Colon Cancer. Stage IV. = Everyone’s worst fears. I still remember hearing the news, crushed and devastated that my mom would have to endure months and months of recovering from surgeries, chemotherapies, and numerous lab draws. As a RN, I have seen the worst of the worst, and of course my mind automatically turns to the worst-case scenarios. Not my mom though. She is a freaking ray of sunshine. Not only has she remained positive throughout the entire experience, she has endured over 2 years of intense chemotherapy, endured 2 major surgeries, had an awful allergic reaction to an antibody that left her face full of pus and scars, and has been asked by her oncologist to speak to other patients to brighten their days! My mom was diagnosed in 2012 with stage IV colon cancer. We have attended three Get Your Rear in Gear® Run/Walks and are overwhelmed with the amount of support we have received from our friends and family. It is now 2016, she is officially tumor free and off of chemotherapy! I always ask my mom, “Are you scared it is going to come back at each doctor’s appointment?” She always says, “I can’t live my life in fear. If it’s back, bring it on.”
My mom is my BFF (Best Friend Forever). Everyone knows that her and I are one in the same. Although she has been through so much, she is always so positive and happy. It honestly is amazing how someone can go through so much and still never be grumpy or negative.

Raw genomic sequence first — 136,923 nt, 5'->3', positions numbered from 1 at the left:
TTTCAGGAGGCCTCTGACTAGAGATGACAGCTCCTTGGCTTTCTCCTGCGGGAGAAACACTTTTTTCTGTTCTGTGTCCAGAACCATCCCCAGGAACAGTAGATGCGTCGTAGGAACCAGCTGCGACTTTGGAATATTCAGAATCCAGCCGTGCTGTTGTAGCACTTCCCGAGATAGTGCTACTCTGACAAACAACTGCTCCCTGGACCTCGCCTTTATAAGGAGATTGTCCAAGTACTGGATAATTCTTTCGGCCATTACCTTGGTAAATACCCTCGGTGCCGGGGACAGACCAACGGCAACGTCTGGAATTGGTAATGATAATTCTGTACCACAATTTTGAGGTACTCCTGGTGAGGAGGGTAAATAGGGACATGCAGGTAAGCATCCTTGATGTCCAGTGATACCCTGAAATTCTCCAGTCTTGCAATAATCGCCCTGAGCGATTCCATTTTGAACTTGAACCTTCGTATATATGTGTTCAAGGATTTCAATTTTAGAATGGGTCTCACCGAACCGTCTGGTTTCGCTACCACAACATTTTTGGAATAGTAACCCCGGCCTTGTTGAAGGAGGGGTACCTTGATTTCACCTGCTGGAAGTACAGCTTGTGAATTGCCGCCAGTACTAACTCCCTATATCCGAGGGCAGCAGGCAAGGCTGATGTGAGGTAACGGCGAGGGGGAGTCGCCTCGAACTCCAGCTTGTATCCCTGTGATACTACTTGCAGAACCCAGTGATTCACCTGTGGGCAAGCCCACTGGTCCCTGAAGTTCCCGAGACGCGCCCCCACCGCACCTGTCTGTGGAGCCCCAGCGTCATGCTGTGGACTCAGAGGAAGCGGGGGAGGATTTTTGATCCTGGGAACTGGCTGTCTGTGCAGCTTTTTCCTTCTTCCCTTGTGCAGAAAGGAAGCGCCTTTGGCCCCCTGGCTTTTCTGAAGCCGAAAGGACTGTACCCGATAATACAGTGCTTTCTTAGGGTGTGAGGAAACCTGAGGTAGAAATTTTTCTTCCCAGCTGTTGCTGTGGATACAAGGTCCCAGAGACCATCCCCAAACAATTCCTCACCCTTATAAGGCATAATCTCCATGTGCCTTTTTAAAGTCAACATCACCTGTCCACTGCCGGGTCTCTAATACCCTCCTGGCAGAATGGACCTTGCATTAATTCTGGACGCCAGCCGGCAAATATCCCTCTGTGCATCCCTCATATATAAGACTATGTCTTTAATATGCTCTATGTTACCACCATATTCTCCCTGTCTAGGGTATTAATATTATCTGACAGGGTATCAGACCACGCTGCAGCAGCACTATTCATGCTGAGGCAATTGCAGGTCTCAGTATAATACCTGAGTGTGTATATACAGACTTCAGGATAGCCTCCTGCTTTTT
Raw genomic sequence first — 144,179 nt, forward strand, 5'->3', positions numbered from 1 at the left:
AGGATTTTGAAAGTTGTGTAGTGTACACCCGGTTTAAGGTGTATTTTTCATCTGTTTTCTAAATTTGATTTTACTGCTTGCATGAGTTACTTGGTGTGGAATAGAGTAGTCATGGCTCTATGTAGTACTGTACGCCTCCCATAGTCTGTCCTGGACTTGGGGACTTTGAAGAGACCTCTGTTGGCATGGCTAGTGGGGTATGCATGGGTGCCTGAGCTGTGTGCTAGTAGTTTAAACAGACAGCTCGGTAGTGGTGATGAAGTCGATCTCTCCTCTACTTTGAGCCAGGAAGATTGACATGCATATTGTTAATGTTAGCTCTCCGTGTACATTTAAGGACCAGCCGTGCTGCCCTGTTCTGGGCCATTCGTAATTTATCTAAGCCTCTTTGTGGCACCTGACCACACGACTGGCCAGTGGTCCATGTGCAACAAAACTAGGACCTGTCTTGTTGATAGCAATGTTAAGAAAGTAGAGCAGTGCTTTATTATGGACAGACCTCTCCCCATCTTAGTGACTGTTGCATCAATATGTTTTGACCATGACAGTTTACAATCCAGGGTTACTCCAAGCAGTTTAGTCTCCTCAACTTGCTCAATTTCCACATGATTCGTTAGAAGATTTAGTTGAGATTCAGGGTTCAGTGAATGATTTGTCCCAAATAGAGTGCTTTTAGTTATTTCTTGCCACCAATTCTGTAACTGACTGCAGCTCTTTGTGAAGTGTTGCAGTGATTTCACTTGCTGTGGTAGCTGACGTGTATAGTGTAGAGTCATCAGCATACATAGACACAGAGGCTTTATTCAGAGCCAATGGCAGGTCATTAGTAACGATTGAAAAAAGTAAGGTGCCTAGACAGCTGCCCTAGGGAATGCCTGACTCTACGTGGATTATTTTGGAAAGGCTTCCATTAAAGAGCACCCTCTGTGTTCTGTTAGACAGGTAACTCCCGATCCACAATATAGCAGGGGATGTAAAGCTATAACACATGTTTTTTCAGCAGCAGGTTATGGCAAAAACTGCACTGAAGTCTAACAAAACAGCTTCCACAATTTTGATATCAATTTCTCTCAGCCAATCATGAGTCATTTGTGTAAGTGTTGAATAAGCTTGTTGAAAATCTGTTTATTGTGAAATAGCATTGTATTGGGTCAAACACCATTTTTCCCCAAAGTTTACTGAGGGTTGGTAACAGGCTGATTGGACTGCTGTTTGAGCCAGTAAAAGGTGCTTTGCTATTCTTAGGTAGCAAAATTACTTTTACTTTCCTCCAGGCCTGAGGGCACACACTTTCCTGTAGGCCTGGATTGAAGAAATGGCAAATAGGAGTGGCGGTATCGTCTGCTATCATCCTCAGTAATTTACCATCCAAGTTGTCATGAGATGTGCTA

My first reaction was shock and fear. I knew that she had gone to the doctor and they found lesions on her liver (we kind of worked backward and found her metastases before her primary colon site). I had begun my first day on the pediatric oncology floor at my new job. I remember texting her and asking her how did the results go, and she should change the subject. I knew that she didn’t want to upset me at work and for my hour-long drive back home. Immediately that evening, I walked into the house and said, “You have cancer, don’t you?” And she turned to me and just said “yes”.
Although I am a registered nurse (a pediatric oncology one), news always hits home differently. Although I knew the medical lingo and aspects of the treatment plan, it was hard to imagine this was now immediately impacting my family, MY mom. I remember my stepdad having to pull over on the side of the road on the way home from one of my mom’s first initial appointments because I was hyperventilating.
My mom’s slogan for her cancer has always been “live, love, laugh, & BELIEVE”. She always says that we can’t control when bad things happen but we can control our reactions and how we can overcome them. Myself, my brother, my stepdad, my aunt, and her closest friends (including my mom, despite my hesitation due to risk of infection grrrr) all have “believe” tattoos to always remember my mom’s life philosophy.
“Get Your Rear in Gear” to me means taking control of your life and your colon. To many, including my family and my mom, her diagnosis was a shock. She was before the age of 50. We never thought in a million years she would be told she has Stage IV colon cancer after going to the doctor with “right sided pain” (her liver metastasis site). Getting your rear in gear means creating awareness of your health and your loved one’s health, and increasing screening! I am going next week for my first colonoscopy at the age of 26!Return to Faces of Blue